Times Book Prize winners cover addiction, the border, diversity and more
Some of the most provocative topics in American political discourse — from the opioid crisis to racial identity to the country’s southern border — were at the heart of the books celebrated Friday night during the 39th annual Los Angeles Times Book Prizes.
Held inside USC’s Bovard Auditorium, the ceremony kicked off The Times’ weekend-long Festival of Books by honoring 12 authors, including Corona native Terry Tempest Williams, who received the Robert Kirsch award for lifetime achievement. The festival, which is now in its 25th year, will bring together more than 500 writers, musicians and artists as tens of thousands of attendees descend on USC’s campus.
Former U.S. Border Patrol agent Francisco Cantu received the current events prize for “The Line Becomes a River: Dispatches From the Border.” He said Friday that writing the book was the “only way to make sense of what” he had experienced while conducting immigration enforcement operations.
“We have to hear more voices of those who are affected by immigration enforcement,” he said. “Listen to these voices that are coming from the border. Listen to them, review them, extend your platforms to them.”
Former Roanoke Times reporter Beth Macy earned top honors in the Science and Technology category for “Dopesick: Dealers, Doctors, and the Drug Company That Addicted America,” which chronicles the origins of the nation’s crippling dependency on painkillers and the Purdue pharmaceutical company’s role in the crisis.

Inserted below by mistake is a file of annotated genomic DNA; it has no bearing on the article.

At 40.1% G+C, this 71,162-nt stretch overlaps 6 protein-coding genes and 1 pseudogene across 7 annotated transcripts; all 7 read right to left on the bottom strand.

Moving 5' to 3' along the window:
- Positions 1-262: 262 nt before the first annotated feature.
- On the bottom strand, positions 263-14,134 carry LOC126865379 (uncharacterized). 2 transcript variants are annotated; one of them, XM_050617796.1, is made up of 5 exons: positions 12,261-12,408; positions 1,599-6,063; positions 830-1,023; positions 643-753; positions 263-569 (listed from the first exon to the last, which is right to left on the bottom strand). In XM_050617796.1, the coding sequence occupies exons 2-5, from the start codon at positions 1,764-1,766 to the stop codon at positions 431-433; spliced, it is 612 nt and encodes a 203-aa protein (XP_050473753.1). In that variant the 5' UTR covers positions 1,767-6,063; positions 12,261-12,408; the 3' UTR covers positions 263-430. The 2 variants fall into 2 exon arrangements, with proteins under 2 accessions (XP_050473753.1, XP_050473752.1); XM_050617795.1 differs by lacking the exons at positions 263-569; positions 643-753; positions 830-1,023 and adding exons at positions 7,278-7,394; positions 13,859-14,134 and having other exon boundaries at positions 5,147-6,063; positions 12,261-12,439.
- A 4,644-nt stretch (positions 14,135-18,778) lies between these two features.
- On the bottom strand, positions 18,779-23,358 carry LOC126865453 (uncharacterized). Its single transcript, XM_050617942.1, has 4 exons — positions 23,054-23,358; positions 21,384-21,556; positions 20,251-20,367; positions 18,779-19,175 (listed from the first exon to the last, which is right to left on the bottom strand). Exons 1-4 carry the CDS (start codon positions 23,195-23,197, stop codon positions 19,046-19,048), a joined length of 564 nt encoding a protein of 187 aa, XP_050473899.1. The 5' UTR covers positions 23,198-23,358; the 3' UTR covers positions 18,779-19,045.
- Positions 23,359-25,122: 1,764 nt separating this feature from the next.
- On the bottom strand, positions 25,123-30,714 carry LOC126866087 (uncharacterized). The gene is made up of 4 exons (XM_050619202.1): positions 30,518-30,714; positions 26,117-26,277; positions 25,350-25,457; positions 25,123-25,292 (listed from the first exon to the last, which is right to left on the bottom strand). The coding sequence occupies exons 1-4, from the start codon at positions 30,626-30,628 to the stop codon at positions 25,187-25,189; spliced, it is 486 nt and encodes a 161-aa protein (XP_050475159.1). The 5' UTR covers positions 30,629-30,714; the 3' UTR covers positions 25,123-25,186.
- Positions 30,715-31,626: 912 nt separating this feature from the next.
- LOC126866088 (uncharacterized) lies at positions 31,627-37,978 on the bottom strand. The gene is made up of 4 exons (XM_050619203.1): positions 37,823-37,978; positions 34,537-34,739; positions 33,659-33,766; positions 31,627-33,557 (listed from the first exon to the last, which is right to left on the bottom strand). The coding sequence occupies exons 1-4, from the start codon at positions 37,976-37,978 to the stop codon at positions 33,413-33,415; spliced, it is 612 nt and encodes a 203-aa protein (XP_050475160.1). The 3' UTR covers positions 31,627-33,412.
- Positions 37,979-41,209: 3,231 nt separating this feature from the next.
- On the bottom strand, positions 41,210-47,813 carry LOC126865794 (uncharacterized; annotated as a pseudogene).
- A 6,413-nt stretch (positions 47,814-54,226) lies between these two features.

Macy spoke about the painful process of researching her work. She dedicated her win to Tess Henry, a woman central to her book who suffered from addiction and was later murdered.
“In my writing, there were people I spoke to who died before I was able to get home and type up my interview notes…. There were times when I really, really wanted to just quit,” she said.
In fiction, Rebecca Makkai’s novel “The Great Believers,” a tale of friendship that moves from Chicago to Paris, won the top prize. Oyinkan Braithwaite’s darkly comedic debut, “My Sister, the Serial Killer,” took home the Mystery/Thriller prize, and Eisner Award winner Tillie Walden’s “On a Sunbeam” was honored as the best graphic novel or comic book. Walden could not attend Friday night’s ceremony, but she sent in an acceptance video in the style of her graphic novel.
Nafissa Thompson-Spires spoke about the importance of diverse characters in literature as she claimed the Art Seidenbaum prize for best fiction debut for her collection of short stories, “Heads of the Colored People.”
“I wrote this book because I felt like as a kid, and even as a grad student, I didn’t see books that reflected the kind of black person I was…. I wanted to write about weird black people,” she said.
When Elizabeth Acevedo started writing “The Poet X,” which took home the Young Adult Literature prize on Friday, she said she was trying to pull together an array of disparate story strands while working her way through graduate school.
“It was 368 pieces of verse, I had no idea what they were doing,” Acevedo said. “They were hinges I was trying to connect into doorways.”
Julia Boyd won the History prize for chronicling the Nazi party’s ascent to power in “Travelers in the Third Reich: The Rise of Fascism 1919-1945,” a project that relied heavily on nearly century-old pieces of paper.
“For anyone out there who has a box of letters in their attic and is thinking of throwing it out, don’t. Please,” Boyd said. “I urge you, take them to your library or archives. They’re history.”
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